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Tompkins Weekly 3-3-14

By Bob Rossi

I arrived at SewGreen with two SEEN member cards in my pocket, a smile on my face and a broken zipper on my coat. “Well, let’s get you fixed up first,” offered Wendy Skinner, founder and director of Ithaca’s non-profit sustainable sewing center.

As she mended my zipper, we talked about her upcoming event. SewGreen is the site of the first in a series of “cash mobs” organized by the Sustainable Enterprise & Entrepreneur Network (SEEN). The Ithaca community is invited to converge on SewGreen at 112 N. Cayuga St. in downtown Ithaca between 10 a.m. and 5 p.m. on Saturday, March 22. Refreshments, classroom tours, free activities and special deals will be offered all day.

“We’re thrilled to be the first organization to be cash mobbed by the SEEN,” Skinner said. “The post-holiday doldrums have put a dent in our revenue and our good spirits. We could use an infusion of both.”

SewGreen operates a reuse/resale store that diverts about 20 tons of materials from the landfill annually. Most of the store’s stock is donated by community members looking for an environmentally sound way to dispose of unwanted fabric, yarn, needlecraft supplies and sewing machines. SewGreen resells the best-quality donations in its retail store, or uses the materials in sewing classes. Resale proceeds support a youth apprenticeship and teen jobs program.

Cash mobs boost revenue and show support for essential businesses in our local economy. They are among the many new developments at the SEEN, whose membership is united on a common commitment to long-term, balanced growth. Rather than striving solely for financial enrichment, SEEN members also measure success by their impact on employees, the community and the natural environment.

“Times have changed since this journey began five years ago,” said Gladys Brangman, board president of the Green Resource Hub, which is the SEEN’s parent organization. “Every year our community becomes more knowledgeable and more empowered. Where there were once dozens of sustainable business leaders in this region, there are now hundreds, and we are providing a place for them to convene.”

SEEN members gather for quarterly meetings organized by Hub board member and SEEN volunteer David Gower. At these meetings, participants discuss collective goals, set intentions for the net- work, decide on cash mobs and organize educational networking events.

These informal meetings also serve as a place for SEEN members to reconnect. Skinner reports on a serendipitous connection at a recent SEEN meeting: “I was chatting with people when I heard from Christine Barksdale that she was closing Diaspora Gallery on the Commons. We practically made a deal on the spot to move her African fabrics to SewGreen. The SEEN helped us both to be in the right place at the right time.”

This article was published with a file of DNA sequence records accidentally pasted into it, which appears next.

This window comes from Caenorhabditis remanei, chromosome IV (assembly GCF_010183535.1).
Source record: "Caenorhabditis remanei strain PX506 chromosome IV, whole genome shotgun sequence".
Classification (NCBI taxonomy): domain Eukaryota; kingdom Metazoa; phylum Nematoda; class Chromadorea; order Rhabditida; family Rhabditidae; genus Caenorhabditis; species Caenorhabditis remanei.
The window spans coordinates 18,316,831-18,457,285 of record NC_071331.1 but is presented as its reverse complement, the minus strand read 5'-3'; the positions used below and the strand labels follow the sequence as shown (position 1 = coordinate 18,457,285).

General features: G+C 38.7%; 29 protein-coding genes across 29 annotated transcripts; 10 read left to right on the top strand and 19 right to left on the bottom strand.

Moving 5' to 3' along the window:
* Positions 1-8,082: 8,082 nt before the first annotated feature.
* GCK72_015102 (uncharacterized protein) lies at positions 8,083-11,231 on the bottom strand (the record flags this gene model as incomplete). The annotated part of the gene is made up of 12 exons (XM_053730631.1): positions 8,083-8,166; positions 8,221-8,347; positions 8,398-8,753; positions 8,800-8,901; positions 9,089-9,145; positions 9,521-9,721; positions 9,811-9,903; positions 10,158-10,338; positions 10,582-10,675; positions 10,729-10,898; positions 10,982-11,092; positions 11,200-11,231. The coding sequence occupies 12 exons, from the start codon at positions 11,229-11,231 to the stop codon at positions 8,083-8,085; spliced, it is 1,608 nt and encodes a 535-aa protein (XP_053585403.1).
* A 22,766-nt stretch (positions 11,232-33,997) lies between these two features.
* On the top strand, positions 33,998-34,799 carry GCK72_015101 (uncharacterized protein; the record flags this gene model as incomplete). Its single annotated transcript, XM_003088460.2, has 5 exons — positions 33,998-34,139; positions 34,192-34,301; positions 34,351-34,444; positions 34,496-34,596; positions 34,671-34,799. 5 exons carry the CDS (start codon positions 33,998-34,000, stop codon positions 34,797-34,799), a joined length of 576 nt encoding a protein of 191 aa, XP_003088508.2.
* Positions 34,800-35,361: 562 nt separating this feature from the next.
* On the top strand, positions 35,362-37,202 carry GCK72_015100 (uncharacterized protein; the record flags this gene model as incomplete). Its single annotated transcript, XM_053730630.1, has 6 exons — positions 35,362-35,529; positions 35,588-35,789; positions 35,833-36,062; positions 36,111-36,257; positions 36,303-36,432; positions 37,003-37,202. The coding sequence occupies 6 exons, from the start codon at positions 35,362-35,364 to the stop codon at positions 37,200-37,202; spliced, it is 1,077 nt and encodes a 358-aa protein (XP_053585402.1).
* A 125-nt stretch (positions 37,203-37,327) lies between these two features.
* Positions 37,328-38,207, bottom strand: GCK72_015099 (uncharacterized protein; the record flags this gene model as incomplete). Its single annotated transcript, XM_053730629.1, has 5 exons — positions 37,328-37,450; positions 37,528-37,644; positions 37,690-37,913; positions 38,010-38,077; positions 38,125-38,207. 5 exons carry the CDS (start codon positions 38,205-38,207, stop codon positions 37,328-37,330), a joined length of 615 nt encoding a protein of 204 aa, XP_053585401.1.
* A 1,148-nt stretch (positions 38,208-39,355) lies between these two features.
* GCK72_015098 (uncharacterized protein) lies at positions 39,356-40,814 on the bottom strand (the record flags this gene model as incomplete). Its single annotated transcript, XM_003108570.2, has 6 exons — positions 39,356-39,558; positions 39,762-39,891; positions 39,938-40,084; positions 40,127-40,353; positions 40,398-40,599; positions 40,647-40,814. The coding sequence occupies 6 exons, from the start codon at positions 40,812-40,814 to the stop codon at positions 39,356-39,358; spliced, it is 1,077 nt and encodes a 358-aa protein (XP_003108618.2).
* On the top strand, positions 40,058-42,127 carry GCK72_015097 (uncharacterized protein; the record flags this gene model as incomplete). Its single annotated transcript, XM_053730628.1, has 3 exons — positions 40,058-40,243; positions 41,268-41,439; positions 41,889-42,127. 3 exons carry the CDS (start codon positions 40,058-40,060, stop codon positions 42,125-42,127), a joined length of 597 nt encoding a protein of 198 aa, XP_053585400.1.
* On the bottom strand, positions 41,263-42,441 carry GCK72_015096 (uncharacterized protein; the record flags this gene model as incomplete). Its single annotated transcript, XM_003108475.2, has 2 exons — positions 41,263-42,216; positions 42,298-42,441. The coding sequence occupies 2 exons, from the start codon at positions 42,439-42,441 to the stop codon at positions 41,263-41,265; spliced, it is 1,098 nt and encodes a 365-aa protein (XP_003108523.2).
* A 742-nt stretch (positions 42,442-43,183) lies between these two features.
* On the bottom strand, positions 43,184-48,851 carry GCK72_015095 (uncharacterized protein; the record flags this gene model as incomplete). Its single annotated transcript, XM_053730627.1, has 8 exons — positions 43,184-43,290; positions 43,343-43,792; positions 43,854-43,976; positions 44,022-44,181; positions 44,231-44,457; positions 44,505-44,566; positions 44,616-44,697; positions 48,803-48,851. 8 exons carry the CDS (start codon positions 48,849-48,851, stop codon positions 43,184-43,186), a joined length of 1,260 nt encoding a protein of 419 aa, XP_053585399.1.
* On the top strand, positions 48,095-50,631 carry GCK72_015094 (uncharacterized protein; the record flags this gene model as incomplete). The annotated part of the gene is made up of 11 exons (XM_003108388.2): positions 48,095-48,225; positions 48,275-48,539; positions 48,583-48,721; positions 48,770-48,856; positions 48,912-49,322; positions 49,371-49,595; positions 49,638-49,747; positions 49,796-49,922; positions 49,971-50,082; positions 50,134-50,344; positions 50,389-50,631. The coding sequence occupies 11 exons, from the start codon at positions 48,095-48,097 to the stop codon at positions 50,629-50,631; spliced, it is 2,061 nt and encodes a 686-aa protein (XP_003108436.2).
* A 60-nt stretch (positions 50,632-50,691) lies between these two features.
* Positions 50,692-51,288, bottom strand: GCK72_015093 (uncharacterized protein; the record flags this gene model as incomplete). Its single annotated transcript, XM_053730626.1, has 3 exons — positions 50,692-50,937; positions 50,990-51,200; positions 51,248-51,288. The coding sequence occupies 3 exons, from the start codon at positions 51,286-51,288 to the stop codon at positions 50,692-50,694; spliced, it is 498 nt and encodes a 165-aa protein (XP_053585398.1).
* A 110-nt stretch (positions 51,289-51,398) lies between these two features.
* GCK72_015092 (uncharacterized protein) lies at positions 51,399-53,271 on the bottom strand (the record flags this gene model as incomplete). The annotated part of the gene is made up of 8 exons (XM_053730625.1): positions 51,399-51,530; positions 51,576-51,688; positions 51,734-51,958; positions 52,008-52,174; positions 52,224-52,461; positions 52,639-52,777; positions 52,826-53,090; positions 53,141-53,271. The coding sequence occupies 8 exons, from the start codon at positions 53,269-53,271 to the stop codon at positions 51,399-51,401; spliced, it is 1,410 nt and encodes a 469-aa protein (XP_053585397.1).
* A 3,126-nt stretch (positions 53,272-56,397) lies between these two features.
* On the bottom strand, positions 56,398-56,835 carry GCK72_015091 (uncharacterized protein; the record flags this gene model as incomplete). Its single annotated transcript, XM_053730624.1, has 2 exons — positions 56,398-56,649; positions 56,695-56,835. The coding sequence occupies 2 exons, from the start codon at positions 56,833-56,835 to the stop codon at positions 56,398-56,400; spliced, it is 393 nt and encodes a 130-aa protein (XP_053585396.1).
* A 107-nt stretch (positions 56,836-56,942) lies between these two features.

The next SEEN quarterly event is Currency & Community, an exploration of the role that money plays in our lives, how new technologies like Bitcoin and currencies like Ithaca Hours can transform that relationship, and how to engage in commerce that builds personal and community well-being.

This event will include a movie screening and panel discussion at Cinemapolis from 6:30 to 9 p.m. on Tuesday, March 18, followed by a reception. Other SEEN events for 2014 are Food not Fracking, the Power of Networks and the annual holiday banquet.

At the heart of these activities is the network itself. We believe mission-minded business is a driver of positive change, and we all play a critical role in this movement.

That is why I was smiling so broadly when I entered SewGreen—well, that and the comic timing of breaking my jacket zipper on the way there. I was delivering SewGreen’s member cards, and we quickly set up SewGreen’s member-to-member discount (M2M). Every SEEN business or organization can offer a discount to the network through our M2M program. SewGreen is now offering 10 percent off all classes and merchandise to anyone with a SEEN member card. All M2Ms are marketed through the SEEN website and social media, and provide a way for SEEN members to support each other.

The cash mobs, SEEN member meetings, quarterly-event structure and M2M program have all been inspired by SEEN members. They are signs of the evolving sustainable business culture in our community. For more information, visit TheSEEN.org.

Bob Rossi is the director of the SEEN and owner of CommonSpot, a social enterprise incubator on the Ithaca Commons.

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